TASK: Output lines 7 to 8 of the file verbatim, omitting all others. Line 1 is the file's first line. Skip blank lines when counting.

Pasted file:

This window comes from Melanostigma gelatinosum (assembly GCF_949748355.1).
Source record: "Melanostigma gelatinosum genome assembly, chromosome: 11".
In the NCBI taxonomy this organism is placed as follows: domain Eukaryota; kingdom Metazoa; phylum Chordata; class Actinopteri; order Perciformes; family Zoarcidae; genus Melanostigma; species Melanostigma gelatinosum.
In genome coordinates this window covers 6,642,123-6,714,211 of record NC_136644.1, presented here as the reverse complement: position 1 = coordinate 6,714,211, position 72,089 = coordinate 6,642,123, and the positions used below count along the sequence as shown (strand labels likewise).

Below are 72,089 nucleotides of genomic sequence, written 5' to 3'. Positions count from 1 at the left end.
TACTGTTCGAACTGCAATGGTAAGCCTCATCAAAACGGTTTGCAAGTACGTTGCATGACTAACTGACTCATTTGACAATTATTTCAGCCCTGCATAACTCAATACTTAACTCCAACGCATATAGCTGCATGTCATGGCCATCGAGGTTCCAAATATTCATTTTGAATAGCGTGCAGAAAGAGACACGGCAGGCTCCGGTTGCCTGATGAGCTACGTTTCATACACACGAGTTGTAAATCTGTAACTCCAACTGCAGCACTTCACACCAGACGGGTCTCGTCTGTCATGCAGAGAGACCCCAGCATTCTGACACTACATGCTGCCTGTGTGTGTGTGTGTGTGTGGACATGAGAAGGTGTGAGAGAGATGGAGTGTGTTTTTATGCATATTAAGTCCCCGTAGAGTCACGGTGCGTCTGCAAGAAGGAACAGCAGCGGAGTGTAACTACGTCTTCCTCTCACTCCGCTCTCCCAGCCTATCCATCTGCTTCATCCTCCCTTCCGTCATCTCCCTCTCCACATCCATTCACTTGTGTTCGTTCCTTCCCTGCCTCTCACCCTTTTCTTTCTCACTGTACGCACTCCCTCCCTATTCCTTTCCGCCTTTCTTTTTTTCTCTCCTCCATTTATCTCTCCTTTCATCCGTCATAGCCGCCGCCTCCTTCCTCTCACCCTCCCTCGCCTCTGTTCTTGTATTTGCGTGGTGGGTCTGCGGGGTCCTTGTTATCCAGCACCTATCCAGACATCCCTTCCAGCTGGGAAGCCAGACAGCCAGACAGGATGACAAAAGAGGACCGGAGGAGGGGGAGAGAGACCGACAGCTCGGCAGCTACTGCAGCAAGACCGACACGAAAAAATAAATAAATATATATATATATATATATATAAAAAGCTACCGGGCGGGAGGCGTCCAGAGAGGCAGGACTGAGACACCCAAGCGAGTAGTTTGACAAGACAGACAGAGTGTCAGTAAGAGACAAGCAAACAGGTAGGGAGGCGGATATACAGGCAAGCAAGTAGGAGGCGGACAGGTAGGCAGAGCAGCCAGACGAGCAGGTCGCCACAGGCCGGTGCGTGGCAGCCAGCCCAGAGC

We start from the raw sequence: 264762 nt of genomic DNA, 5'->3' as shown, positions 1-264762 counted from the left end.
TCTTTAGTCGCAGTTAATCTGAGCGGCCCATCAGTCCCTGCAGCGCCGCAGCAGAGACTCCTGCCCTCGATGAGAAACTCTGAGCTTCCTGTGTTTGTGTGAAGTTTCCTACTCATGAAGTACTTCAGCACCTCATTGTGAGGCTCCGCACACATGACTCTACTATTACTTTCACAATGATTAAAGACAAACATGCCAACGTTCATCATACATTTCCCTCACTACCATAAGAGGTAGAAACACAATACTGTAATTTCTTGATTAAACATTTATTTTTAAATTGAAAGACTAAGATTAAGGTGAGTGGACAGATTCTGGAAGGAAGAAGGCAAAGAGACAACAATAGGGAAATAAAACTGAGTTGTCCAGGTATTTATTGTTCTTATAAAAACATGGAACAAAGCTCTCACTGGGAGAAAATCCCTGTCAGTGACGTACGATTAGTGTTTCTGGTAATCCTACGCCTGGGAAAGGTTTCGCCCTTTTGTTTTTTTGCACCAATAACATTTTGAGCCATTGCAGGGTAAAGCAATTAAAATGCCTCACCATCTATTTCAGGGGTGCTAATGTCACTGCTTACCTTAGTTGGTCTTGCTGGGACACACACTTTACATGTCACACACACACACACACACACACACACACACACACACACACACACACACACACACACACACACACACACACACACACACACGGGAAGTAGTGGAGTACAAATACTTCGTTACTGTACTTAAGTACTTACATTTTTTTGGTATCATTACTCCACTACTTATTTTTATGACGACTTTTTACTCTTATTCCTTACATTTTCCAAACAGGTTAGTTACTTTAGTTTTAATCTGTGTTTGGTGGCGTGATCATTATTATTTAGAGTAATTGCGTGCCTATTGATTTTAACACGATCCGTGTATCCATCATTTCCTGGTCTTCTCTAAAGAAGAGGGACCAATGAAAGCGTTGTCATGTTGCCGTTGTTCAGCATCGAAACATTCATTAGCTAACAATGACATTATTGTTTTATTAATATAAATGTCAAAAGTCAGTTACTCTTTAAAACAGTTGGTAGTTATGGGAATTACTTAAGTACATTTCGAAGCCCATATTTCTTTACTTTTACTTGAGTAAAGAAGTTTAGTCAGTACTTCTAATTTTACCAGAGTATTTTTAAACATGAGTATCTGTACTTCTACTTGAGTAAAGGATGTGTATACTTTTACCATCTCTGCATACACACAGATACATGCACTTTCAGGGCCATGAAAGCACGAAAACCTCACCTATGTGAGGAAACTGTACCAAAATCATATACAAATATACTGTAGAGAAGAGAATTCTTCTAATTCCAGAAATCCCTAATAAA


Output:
We start from the raw sequence: 264762 nt of genomic DNA, 5'->3' as shown, positions 1-264762 counted from the left end.
TCTTTAGTCGCAGTTAATCTGAGCGGCCCATCAGTCCCTGCAGCGCCGCAGCAGAGACTCCTGCCCTCGATGAGAAACTCTGAGCTTCCTGTGTTTGTGTGAAGTTTCCTACTCATGAAGTACTTCAGCACCTCATTGTGAGGCTCCGCACACATGACTCTACTATTACTTTCACAATGATTAAAGACAAACATGCCAACGTTCATCATACATTTCCCTCACTACCATAAGAGGTAGAAACACAATACTGTAATTTCTTGATTAAACATTTATTTTTAAATTGAAAGACTAAGATTAAGGTGAGTGGACAGATTCTGGAAGGAAGAAGGCAAAGAGACAACAATAGGGAAATAAAACTGAGTTGTCCAGGTATTTATTGTTCTTATAAAAACATGGAACAAAGCTCTCACTGGGAGAAAATCCCTGTCAGTGACGTACGATTAGTGTTTCTGGTAATCCTACGCCTGGGAAAGGTTTCGCCCTTTTGTTTTTTTGCACCAATAACATTTTGAGCCATTGCAGGGTAAAGCAATTAAAATGCCTCACCATCTATTTCAGGGGTGCTAATGTCACTGCTTACCTTAGTTGGTCTTGCTGGGACACACACTTTACATGTCACACACACACACACACACACACACACACACACACACACACACACACACACACACACACACACACACACACACACACACACGGGAAGTAGTGGAGTACAAATACTTCGTTACTGTACTTAAGTACTTACATTTTTTTGGTATCATTACTCCACTACTTATTTTTATGACGACTTTTTACTCTTATTCCTTACATTTTCCAAACAGGTTAGTTACTTTAGTTTTAATCTGTGTTTGGTGGCGTGATCATTATTATTTAGAGTAATTGCGTGCCTATTGATTTTAACACGATCCGTGTATCCATCATTTCCTGGTCTTCTCTAAAGAAGAGGGACCAATGAAAGCGTTGTCATGTTGCCGTTGTTCAGCATCGAAACATTCATTAGCTAACAATGACATTATTGTTTTATTAATATAAATGTCAAAAGTCAGTTACTCTTTAAAACAGTTGGTAGTTATGGGAATTACTTAAGTACATTTCGAAGCCCATATTTCTTTACTTTTACTTGAGTAAAGAAGTTTAGTCAGTACTTCTAATTTTACCAGAGTATTTTTAAACATGAGTATCTGTACTTCTACTTGAGTAAAGGATGTGTATACTTTTACCATCTCTGCATACACACAGATACATGCACTTTCAGGGCCATGAAAGCACGAAAACCTCACCTATGTGAGGAAACTGTACCAAAATCATATACAAATATACTGTAGAGAAGAGAATTCTTCTAATTCCAGAAATCCCTAATAAA